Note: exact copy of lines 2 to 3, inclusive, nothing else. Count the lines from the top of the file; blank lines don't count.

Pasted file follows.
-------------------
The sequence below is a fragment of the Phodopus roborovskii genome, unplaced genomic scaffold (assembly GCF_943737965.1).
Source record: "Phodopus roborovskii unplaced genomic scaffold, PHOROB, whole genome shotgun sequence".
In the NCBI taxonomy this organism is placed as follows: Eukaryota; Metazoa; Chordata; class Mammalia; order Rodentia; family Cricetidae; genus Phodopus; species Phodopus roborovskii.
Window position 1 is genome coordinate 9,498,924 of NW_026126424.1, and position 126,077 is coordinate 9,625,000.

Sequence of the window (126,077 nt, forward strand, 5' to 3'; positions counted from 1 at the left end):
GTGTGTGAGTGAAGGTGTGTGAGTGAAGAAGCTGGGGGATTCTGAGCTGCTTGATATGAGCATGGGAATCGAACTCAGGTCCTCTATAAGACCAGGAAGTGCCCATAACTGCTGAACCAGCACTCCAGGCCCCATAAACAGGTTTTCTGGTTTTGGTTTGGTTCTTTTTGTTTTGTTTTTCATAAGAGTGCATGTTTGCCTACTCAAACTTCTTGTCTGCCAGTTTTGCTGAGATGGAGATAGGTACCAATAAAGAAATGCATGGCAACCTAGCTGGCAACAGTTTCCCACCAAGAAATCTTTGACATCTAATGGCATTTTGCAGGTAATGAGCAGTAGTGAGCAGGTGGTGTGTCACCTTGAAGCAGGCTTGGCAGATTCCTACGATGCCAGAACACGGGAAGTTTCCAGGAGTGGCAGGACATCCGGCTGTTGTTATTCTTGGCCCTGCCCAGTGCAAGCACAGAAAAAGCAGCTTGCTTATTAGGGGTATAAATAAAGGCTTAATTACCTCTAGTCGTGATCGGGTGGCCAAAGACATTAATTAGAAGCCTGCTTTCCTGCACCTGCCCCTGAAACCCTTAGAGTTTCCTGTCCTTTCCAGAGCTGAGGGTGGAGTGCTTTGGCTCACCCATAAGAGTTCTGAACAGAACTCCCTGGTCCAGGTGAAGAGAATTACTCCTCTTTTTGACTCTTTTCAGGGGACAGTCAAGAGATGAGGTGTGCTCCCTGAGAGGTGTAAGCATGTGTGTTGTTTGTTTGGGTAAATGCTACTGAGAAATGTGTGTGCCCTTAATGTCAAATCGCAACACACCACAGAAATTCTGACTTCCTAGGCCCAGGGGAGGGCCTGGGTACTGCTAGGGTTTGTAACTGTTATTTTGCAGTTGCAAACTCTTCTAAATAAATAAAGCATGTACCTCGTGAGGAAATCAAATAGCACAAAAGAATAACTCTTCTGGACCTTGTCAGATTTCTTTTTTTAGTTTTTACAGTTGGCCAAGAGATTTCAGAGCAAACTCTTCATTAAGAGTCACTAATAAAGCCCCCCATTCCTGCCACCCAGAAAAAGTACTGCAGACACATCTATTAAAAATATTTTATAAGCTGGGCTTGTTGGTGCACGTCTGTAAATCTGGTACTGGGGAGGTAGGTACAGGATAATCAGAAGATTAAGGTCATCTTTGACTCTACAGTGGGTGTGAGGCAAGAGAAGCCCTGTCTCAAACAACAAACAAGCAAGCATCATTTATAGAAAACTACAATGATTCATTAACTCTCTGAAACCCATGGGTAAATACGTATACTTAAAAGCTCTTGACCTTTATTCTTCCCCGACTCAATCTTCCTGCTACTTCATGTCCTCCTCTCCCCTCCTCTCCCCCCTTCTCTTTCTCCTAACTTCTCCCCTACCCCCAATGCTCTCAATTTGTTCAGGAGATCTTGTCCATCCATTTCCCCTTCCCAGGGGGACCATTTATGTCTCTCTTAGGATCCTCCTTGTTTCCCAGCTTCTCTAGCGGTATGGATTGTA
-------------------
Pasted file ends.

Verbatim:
Source record: "Phodopus roborovskii unplaced genomic scaffold, PHOROB, whole genome shotgun sequence".
In the NCBI taxonomy this organism is placed as follows: Eukaryota; Metazoa; Chordata; class Mammalia; order Rodentia; family Cricetidae; genus Phodopus; species Phodopus roborovskii.